jours

If you asked her Deneuve would say Take these days away and pour them out on the ground in another country.

6 comments:

Charlotte said...

Dr. G,
Many congratulations, and many thanks for these public words. You have inspired as much as you've been inspired. Thank you. And thanks for your blog that many have found so provocative

J. K. Gayle said...

Thank you, Dr. H!

J. L. Watts said...

It is Doctor Gayle now.

I am at a lost for words about the closure (or abandonment) of this blog, as it is at the top of my readership list. I wish you well, of course, and I hope that you might tell us where you will continue blogging?

And, congratulations.

J. K. Gayle said...

JL,
Thanks for your kind words! And thank you for stopping by this blog, and for commenting every so often.

Remember how Robert Frost said things such as "Poetry is what gets lost in translation," and he insisted that his "Two roads!" meant "one" thing and not the other! as if he's losing nothing, as if he's not translating?

So he starts his poem first, "Two roads diverged in a yellow wood" only to re-phrase or to para-phrase 17 lines later that, "Two roads diverged in a wood."

I say his poetry loses his wood's "yellow." What does he mean by "yellow" that isn't there later? Is his "yellow" fear?

Is he translating? Losing poetry? Dante's Hell perhaps?

Listen (as he starts in):

Nel mezzo del ammin di nostra vita
mi ritrovai per una selva oscura,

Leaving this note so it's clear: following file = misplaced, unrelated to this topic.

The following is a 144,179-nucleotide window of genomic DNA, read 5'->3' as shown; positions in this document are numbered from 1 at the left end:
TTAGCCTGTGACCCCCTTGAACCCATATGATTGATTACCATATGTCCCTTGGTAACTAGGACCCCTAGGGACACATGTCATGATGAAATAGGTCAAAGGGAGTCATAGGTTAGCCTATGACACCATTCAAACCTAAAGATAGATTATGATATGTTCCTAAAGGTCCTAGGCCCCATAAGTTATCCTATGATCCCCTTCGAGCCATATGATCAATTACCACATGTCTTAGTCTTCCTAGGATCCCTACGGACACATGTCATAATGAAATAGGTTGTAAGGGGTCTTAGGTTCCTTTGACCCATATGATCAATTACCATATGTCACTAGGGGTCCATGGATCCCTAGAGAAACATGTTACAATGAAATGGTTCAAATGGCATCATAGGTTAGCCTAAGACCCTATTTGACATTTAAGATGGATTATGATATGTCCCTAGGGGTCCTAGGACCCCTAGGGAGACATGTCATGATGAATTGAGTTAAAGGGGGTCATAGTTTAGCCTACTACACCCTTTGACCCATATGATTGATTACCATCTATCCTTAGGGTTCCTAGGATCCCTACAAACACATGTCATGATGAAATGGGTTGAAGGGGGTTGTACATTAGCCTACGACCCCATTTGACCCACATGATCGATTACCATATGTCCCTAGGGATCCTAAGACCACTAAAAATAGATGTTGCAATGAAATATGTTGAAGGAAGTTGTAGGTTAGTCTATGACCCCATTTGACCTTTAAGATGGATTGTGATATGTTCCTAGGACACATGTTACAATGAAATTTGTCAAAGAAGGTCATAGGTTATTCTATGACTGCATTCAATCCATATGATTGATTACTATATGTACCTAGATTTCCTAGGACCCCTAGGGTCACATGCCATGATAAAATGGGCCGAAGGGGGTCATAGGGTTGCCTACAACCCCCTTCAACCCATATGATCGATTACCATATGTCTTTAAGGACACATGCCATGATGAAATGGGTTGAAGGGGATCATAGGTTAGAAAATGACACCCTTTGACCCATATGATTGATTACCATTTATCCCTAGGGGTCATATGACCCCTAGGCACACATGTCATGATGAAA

chè la diritta via era smarrita.
Ahi quanto a dir qual era é cosa dura
esta selva selvaggia e aspra e forte
che nel pensier rinova la paura!

Is Frost following Dante, into "una selva" which loses "oscura" in translation (and in vulgar poetic Italian, four lines later, as "selva selvaggia e aspra e forte")?

Listen to Frost (telling the Paris Review, not in French but in his untranslated, unpoetic English): "I don't like foreign languages that I haven't had. I don't read translations of things. I like to say dreadful, unpleasant things about Dante."

Had Frost had Dante's foreign language? Or has Frost been reading the translation of Dante by John D. Sinclair? Listen:

In the middle of the journey of our life
I came to myself within a dark wood
where the straight way was lost.
Ah, how hard a thing it is to tell of
that wood, savage and harsh and dense,
the thought of which renews my fear!

Is it in Dante's yellowness, his fearful woods, or perhaps in translator John D. Sinclair's woods, that Frost watches?

Watch:

Whose woods these are I think I know.
His house is in the village, though;
He will not see me stopping here
To watch his woods fill up with snow.

My little horse must think it queer
To stop without a farmhouse near
Between the woods and frozen lake
The darkest evening
of the year.

He gives his harness bells a shake
To ask if there is some mistake.
The only other sound's the sweep
Of easy wind and downy flake.

The woods are lovely, dark, and deep,